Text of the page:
Emily Apter, Jacques Lezra, and Michael Wood discuss the Dictionary of Untranslatables [VIDEO]

Earlier this week, close to one hundred humanities lovers gathered for a discussion around the Dictionary of Untranslatables: A Philosophical Lexicon with editors Emily Apter, Jacques Lezra, and Michael Wood, due out this month from Princeton University Press.

Please enjoy this video of the entire event, the first in this season’s Great New Books in the Humanities series co-sponsored by the Humanities Initiative and by the New York Institute for the Humanities at New York University:

 

Obscura Society is Holding a William Helmreich Event #WhereInNYC

The Obscura Society seeks out secret histories, unusual access, and opportunities to explore strange and overlooked places hidden all around us. Having a description like that, it only makes sense that they asked someone like William Helmreich, author of The New York Nobody Knows: Walking 6,000 Miles in the City, to speak at the ACME Studio in New York City on December 2nd. His salon-style lecture will go from 8:00 PM to 9:30 PM and books will also be for sale at this event. To learn more, click here.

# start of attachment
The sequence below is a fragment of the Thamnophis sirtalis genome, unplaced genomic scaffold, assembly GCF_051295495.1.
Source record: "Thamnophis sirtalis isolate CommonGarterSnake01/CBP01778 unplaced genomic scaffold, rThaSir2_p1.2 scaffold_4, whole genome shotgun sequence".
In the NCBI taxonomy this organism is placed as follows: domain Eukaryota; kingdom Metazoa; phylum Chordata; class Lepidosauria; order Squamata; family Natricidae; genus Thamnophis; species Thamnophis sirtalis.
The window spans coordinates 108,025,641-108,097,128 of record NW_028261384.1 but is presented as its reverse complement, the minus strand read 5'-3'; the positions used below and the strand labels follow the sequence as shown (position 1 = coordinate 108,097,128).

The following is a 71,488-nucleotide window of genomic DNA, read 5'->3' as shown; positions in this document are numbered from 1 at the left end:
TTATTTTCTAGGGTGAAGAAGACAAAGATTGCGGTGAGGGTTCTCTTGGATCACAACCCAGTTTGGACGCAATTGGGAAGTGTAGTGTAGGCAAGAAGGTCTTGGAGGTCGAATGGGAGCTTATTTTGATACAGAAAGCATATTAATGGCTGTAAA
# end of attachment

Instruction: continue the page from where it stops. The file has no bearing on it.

Helmreich_NewYorkIn a quest to truly know and understand the vast city that he had spent his entire life in, William Helmreich took on an epic undertaking: to walk every single block of New York City.

Over the course of four years Helmreich walked over 6,000 miles of city streets, thoroughly exploring all five boroughs and accumulating a wealth of stories about the people he met and places he found along the way.  Helmreich will be joining the Obscura Society December 2 at Acme Studio to share a truly intimate portrait of the heart and soul of New York, from its most overlooked and hidden corners to the diversity and determination of the people who have made this city home.

William B. Helmreich is the author of the recently published book The New York Nobody Knows: Walking 6,000 Miles in the City.  He is a professor of sociology at the City University Graduate Center (CUNY) and the City College of New York as well as a life-long New Yorker.  He’s been an avid explorer of the hidden outskirts of the city since he was a young child, when his father invented a game called “Last Stop” in which the two would take a subway to the very end of the line and spend the day exploring the surrounding area on foot.